Much as I was looking forward to Dwayne McDuffie's post Justice League Unlimited work on the main comic book series, I unfortunately found myself disappointed. There are certainly some bright spots to Justice League of America: The Injustice League, but for the most part I found it lacking in depth and even much characterization beyond the surface level. Some might argue that Brad Meltzer spent too much time exploring the emotions and history of the Justice League, but I found McDuffie's first arc in contrast to be too much story and not enough meaning.

McDuffie offers a plot here that's not terribly different from Justice League stories past, in which the DC Universe villains form a counterpart Injustice League to take revenge on the heroes. McDuffie does a nice riff on Meltzer's "trading cards" membership drive from Justice League of America #0--with Lex Luthor, the Joker, and Cheetah in the roles of the Big Three--and there's a cheap thrill in the villains calling themselves "Injustice League Unlimited" and meeting in the Hall of Doom--ultimately McDuffie's plot comes off as uninspired.

The similarities between the Justice and Injustice Leagues--which is always a fun element, as in Grant Morrison's JLA: Rock of Ages--end here with the Big Three. In addition, though many scenes and cover images promise a near veritable army of villains to take on the League, the climactic scene offers only a handful, and of these few real powerhouses or headliners--they fight Poison Ivy and Mr. Freeze, for instance, while Circe, Bizarro, Zoom and others never show up.

Moreover, Injustice League lacked a real sense of DC Comics history. Black Lightning makes reference to having worked for Lex Luthor, but the two never actually have a meaningful confrontation; similarly, John Stewart makes a passing reference to Fatality having a Sinestro Corps ring, though McDuffie hardly differentiates her otherwise from any of the other generic villains present. Wonder Woman faces off against Giganta and Cheetah, but makes no mention of their long histories; neither does Hawkgirl show any recognition of Shadow Thief. In the end, it seems less like DC heroes versus DC villains than a cookie cutter superhero showdown, and I expect more from Justice League of America.

Probably the best chapter of Injustice League is the first, where McDuffie weaves the Injustice League's initial attack in and around the events of Green Arrow/Black Canary: The Wedding Album. Like The Wedding Album, the story offers an interesting take on the logistics of how hospitals handle injured superheroes; as well, I'm pleased to see McDuffie folding that injured hero, Firestorm, into the Justice League.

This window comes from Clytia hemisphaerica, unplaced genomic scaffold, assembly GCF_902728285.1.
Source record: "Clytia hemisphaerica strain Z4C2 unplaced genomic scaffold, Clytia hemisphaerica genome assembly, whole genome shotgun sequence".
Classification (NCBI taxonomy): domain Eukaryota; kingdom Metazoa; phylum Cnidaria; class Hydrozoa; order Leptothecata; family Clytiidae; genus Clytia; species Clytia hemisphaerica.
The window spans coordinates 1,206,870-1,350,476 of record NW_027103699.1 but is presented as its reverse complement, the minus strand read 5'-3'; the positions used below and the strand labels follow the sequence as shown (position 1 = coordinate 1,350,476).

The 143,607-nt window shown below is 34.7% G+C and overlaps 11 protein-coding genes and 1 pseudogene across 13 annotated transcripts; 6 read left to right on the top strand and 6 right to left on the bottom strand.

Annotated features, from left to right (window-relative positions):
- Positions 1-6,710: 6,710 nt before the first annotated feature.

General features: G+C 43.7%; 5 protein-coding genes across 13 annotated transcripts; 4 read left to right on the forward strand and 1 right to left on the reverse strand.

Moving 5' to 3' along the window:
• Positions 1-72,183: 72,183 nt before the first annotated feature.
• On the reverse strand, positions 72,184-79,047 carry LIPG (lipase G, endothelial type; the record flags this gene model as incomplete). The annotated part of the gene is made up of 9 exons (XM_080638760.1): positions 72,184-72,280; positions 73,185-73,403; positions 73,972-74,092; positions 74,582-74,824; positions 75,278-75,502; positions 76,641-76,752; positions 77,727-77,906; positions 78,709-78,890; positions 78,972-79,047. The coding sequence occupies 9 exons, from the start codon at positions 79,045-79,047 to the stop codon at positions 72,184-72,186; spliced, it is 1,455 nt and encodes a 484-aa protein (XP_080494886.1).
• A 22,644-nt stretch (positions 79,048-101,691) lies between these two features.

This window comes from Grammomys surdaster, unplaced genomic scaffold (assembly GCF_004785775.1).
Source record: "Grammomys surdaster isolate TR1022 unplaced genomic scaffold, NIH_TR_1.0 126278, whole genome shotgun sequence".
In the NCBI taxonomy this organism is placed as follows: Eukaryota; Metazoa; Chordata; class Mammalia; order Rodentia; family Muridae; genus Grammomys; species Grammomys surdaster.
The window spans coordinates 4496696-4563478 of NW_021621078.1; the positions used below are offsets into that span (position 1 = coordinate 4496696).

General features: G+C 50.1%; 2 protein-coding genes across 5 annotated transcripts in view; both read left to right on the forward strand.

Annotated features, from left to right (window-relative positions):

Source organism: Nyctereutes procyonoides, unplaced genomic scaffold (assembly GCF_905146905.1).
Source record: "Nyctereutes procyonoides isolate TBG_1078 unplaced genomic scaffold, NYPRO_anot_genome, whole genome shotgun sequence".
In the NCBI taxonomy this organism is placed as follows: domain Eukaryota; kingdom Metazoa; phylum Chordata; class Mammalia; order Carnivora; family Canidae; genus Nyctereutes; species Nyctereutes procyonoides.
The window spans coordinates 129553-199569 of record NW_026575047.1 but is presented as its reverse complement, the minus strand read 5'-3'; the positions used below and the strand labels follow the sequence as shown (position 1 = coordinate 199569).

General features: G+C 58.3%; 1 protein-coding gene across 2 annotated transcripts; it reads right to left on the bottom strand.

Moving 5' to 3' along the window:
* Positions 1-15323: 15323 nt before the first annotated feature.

I did appreciate that McDuffie picks up on Meltzer's trailing plotlines, offering a nice scene between Vixen and Superman about her missing powers, and also acknowledging Red Tornado's troubles. At the same time, McDuffie's seems hardly to know what to do with Geo-Force, knocking the character out early on and giving him barely a line the rest of the time. As well, though I like having John Stewart in the League, it robs us of the Hal Jordan/Red Arrow relationship that was at the center of Meltzer's initial League. And I also felt new chairman Black Canary got short shrift in the story, with her decisions often superseded by Superman, Batman, and John Stewart among others.

McDuffie's still going strong on the League as of this review, so there's plenty of time for me to warm up to his writing. Here's hoping I like the next one better than this!

[Contains full covers.]

On back now to Countdown, I think, and we'll see where we go from there.

Review: Green Arrow/Black Canary: The Wedding Album collected hardcover (DC Comics)

Monday, November 10, 2008

[Contains spoilers for Green Arrow/Black Canary: The Wedding Album.]

I admit, I wondered if the DC Universe really needed a Green Arrow/Black Canary series, and Road to the Altar, while enjoyable overall, really didn't put the value of this series over the top for me. In Green Arrow/Black Canary: The Wedding Album, however, regular writer Judd Winick returns, and he writes a story that's so sharp, so easily moving, that this series is now on my must-buy list.

Winick writes a Green Arrow/Black Canary story here that, with it's exotic locales and daring escapes, seems almost more suited for the bride's family, Birds of Prey, than the groom's. The main story is helped tremendously by Cliff Chiang's art, with wide open lines that give equal majesty to urban rooftops and tropical islands. The Arrow family must free the kidnapped Oliver Queen in a heist operation that's far more Indiana Jones than Ocean's Eleven, but just the big-screen nature of it is a joy to behold.